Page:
Winslow could have been great. I truly think that. After his accident, he never had the same explosiveness and play making ability that he showed in college. He was truly amazing to watch at Miami. He was too fast for Linebackers. Too big for corners and safeties. Good Lord did he have hands. Anything in his zip code he brought down.
But we know the story. Two games into his career he snapped his ankle trying to recover an on-side kick against the Dallas Cowboys, landing on IR. The following off-season was the Evil Knievel stunt.
He had two good seasons in Cleveland, making the Pro Bowl in '07, but had a poor season in '08 and was sent packing to Tampa Bay. The Browns received a 2nd round pick in return, which turned out to be Mohamed Massaquoi.
Winslow could have been great, but the price paid by Butch was a horrible mis-step.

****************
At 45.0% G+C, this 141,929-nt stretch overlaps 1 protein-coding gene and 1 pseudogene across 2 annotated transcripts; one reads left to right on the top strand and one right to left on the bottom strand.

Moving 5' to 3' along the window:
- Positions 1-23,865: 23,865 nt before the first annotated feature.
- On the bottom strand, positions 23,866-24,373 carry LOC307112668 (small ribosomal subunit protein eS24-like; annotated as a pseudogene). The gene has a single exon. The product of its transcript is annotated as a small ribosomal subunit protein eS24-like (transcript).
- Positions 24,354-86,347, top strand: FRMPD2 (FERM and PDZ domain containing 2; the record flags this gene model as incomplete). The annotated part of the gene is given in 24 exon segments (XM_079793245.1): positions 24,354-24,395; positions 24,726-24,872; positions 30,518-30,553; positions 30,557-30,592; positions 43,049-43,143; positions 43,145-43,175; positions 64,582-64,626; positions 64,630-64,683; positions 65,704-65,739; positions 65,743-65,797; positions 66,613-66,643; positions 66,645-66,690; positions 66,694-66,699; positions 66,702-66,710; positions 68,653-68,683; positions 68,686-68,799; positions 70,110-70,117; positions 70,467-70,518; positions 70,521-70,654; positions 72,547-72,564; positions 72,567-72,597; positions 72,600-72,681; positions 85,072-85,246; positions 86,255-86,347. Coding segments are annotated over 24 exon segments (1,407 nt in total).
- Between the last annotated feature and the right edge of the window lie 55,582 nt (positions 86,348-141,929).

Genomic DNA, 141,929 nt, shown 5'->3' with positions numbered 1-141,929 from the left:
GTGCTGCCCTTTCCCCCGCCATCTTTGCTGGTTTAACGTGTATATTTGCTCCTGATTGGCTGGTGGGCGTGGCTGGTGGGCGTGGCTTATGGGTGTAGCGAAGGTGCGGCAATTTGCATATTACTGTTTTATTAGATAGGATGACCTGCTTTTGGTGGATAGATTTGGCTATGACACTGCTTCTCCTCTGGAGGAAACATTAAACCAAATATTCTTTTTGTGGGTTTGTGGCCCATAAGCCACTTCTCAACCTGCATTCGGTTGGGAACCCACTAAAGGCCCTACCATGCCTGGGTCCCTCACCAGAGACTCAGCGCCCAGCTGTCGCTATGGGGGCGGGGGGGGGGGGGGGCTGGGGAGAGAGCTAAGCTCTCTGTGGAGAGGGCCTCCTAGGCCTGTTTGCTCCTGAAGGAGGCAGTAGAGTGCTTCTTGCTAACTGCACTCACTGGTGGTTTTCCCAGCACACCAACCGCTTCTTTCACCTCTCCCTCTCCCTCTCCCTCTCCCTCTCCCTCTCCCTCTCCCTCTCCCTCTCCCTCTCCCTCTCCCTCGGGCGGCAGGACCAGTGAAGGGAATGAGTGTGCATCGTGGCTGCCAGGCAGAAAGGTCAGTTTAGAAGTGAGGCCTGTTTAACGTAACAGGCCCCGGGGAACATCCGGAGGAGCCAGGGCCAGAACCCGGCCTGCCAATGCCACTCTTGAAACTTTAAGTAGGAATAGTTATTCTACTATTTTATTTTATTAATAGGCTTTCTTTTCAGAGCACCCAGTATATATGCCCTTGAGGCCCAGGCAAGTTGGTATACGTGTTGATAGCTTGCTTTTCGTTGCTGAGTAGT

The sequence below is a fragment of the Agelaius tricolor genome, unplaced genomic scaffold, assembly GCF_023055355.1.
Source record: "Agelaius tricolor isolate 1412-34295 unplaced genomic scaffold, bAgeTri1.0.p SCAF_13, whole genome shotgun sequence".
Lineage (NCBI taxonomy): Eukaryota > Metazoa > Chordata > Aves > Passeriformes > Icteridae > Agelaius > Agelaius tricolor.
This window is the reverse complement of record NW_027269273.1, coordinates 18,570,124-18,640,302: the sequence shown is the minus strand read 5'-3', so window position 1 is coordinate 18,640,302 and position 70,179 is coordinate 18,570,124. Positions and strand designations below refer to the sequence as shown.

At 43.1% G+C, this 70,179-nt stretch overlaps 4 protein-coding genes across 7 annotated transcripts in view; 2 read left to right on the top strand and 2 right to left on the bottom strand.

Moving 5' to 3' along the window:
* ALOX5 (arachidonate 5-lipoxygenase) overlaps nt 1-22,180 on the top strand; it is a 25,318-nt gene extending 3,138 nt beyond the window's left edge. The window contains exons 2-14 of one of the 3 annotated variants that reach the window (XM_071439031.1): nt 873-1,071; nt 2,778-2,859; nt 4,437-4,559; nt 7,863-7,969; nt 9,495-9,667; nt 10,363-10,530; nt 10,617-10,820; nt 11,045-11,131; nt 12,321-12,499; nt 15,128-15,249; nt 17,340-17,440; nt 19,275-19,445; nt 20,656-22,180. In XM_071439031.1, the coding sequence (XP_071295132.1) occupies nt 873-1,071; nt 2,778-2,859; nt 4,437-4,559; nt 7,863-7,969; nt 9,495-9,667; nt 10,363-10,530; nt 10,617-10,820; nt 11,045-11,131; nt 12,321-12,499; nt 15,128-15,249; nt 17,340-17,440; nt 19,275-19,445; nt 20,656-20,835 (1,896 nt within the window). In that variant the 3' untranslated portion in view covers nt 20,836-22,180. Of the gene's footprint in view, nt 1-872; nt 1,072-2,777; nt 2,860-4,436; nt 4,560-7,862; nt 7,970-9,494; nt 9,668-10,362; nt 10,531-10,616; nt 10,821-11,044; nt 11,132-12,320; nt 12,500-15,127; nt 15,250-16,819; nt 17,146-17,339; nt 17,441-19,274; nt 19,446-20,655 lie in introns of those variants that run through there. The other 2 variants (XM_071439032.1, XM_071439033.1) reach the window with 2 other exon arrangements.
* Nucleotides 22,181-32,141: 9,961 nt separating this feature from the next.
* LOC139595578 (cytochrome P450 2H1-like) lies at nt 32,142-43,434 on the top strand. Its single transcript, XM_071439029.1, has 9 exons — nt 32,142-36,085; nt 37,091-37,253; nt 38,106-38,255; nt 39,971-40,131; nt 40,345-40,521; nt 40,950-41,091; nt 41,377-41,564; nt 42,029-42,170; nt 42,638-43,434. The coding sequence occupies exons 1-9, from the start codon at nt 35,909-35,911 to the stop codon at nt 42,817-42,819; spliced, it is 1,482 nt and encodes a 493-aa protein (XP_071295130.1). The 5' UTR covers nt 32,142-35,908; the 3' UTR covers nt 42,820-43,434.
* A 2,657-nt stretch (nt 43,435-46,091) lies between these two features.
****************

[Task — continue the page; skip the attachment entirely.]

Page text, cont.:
2nd round, 59th pick overall: Sean Jones, Safety, University of Georgia
Trader Butch was back at it again. The Browns sent their 3rd round pick (Ben Hartsock), 5th round pick (Jake Scott, a guy who has 117 starts in his career) and our 6th round pick (Von Hutchins) to move up 9 spots to take Sean Jones. Browns also got the Colts 5th rounder, the 161st pick.
Another injury. Jones missed his entire rookie season after tearing his ACL before the start of the season (seriously, how does this keep happening to the Browns?!). After that, Jones was actually pretty solid for the Browns when he was on the field. He lead all safeties in tackles in '06 and '07.
He picked off 14 passes for the Browns, and racked up 204 tackles. When his contract was up, he signed a one year deal with the Eagles replacing Brian Dawkins in the line-up. After that, he moved to the Tampa Bay Buccaneers where he played for two seasons.
4th round, 106th pick overall: Luke McCown, Quarterback, Louisiana Tech
Cool hand Luke. Well, that's what I called him.
McCown was drafted as a project, with the supposed belief that he would have multiple seasons to sit and learn behind Jeff Garcia. After Jeff Garcia quit on the team and decided that he would no longer suit up, McCown was forced into action under Terry Robiskie. He was terrible.